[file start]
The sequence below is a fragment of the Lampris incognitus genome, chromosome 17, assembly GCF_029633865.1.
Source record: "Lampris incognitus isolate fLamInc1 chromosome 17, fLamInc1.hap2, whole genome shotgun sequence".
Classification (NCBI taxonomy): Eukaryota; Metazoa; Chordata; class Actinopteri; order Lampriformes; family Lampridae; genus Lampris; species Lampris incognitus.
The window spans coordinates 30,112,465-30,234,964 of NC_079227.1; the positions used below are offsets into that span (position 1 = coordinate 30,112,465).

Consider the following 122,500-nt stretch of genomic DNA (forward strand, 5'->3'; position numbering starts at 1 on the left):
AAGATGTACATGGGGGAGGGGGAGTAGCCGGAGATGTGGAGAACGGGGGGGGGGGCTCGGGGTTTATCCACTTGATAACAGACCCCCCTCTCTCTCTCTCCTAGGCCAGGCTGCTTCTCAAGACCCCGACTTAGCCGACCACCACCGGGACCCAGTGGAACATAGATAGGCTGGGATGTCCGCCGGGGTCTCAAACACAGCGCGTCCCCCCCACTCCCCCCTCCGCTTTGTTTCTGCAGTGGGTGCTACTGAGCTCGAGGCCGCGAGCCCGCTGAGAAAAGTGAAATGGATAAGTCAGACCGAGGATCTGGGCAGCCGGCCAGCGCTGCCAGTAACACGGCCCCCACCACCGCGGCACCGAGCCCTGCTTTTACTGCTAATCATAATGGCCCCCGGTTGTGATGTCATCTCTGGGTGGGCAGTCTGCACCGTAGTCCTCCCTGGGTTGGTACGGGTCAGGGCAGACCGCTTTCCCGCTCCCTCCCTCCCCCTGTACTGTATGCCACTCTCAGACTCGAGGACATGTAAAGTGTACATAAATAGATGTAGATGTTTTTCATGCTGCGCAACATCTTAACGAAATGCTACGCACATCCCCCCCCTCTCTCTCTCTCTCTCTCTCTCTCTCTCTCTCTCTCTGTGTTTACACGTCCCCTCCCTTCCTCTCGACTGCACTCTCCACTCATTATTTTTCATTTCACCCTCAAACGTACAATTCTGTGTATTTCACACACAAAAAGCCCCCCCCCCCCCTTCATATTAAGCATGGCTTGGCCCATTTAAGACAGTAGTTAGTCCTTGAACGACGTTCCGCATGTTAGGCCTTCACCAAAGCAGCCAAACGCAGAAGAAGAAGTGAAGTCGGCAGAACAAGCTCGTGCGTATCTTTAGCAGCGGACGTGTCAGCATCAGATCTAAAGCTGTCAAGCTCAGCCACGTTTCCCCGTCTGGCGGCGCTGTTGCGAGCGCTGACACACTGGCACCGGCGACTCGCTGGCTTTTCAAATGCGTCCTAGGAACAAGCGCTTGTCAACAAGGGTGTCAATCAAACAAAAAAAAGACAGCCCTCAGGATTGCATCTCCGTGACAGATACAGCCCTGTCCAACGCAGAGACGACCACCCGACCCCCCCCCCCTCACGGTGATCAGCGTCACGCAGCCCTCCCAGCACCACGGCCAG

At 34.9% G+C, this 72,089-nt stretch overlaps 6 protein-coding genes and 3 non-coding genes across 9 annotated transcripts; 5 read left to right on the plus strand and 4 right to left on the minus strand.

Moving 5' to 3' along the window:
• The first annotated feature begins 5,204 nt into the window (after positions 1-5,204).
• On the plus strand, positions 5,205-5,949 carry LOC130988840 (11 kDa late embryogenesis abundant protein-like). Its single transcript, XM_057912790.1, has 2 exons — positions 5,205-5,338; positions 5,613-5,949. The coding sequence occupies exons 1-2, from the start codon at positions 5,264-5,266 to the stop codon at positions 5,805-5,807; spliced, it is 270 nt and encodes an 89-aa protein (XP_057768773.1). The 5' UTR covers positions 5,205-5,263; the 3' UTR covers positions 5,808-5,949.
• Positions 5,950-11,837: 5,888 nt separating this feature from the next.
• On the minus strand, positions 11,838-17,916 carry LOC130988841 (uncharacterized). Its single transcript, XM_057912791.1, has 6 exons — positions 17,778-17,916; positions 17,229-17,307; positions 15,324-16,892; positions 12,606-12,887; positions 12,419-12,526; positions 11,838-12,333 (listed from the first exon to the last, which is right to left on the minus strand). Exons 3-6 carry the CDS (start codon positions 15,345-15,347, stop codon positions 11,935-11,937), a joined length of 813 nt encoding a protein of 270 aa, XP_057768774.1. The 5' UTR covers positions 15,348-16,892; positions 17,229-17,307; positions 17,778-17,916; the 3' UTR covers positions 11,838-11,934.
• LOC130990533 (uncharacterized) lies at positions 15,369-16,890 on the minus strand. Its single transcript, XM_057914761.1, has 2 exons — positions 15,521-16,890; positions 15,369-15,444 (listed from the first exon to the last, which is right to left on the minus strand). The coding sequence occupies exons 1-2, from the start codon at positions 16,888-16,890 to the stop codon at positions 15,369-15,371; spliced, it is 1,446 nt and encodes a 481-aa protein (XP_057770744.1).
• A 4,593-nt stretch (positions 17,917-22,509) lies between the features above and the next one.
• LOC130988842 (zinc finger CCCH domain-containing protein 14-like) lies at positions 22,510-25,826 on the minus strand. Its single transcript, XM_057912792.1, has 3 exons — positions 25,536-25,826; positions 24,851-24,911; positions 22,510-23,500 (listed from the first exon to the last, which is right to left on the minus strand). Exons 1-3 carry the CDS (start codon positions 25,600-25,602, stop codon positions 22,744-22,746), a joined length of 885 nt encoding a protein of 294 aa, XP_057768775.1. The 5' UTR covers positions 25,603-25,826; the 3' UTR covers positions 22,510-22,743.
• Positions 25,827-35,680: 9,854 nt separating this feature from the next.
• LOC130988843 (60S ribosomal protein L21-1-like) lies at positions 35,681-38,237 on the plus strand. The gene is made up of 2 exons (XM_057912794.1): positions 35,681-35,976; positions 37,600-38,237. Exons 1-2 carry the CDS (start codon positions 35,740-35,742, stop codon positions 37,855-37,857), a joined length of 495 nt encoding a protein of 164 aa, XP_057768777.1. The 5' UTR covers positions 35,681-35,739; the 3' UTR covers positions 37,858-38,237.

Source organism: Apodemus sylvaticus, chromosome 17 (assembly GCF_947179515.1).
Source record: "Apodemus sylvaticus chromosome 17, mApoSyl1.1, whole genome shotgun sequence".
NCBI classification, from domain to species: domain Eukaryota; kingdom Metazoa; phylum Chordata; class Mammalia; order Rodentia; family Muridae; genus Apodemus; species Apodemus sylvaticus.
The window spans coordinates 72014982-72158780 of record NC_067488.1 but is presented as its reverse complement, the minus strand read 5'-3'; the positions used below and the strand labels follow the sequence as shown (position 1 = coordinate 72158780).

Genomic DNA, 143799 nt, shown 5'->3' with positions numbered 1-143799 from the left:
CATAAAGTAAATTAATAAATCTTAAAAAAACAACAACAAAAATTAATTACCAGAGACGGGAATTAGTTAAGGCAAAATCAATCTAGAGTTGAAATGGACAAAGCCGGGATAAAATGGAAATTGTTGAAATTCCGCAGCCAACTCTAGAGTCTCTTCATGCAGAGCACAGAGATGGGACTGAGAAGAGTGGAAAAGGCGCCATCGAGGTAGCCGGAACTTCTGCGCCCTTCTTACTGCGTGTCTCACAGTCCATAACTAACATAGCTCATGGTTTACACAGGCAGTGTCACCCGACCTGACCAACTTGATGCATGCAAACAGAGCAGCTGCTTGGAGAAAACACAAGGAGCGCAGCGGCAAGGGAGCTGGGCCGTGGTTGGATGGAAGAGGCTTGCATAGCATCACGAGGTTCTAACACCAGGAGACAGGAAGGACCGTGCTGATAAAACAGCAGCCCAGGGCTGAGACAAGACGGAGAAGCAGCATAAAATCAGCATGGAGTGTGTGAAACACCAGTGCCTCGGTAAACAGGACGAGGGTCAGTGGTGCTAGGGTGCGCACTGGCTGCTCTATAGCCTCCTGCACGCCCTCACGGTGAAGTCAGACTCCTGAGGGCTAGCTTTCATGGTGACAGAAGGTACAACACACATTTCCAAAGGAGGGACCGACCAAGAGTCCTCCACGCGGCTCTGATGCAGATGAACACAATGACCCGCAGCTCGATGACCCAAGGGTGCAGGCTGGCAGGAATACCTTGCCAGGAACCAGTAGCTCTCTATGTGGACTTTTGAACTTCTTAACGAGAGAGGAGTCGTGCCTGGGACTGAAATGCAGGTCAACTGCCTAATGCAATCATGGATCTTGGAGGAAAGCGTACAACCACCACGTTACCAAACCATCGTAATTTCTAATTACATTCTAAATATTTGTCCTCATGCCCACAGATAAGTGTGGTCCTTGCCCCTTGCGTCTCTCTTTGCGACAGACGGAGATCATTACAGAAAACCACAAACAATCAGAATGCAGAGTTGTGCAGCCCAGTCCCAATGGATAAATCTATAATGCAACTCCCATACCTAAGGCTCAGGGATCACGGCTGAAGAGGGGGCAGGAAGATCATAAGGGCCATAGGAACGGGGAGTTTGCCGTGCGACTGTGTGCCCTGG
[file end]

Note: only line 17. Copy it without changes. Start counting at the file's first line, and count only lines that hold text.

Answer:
• LOC130988843 (60S ribosomal protein L21-1-like) lies at positions 35,681-38,237 on the plus strand. The gene is made up of 2 exons (XM_057912794.1): positions 35,681-35,976; positions 37,600-38,237. Exons 1-2 carry the CDS (start codon positions 35,740-35,742, stop codon positions 37,855-37,857), a joined length of 495 nt encoding a protein of 164 aa, XP_057768777.1. The 5' UTR covers positions 35,681-35,739; the 3' UTR covers positions 37,858-38,237.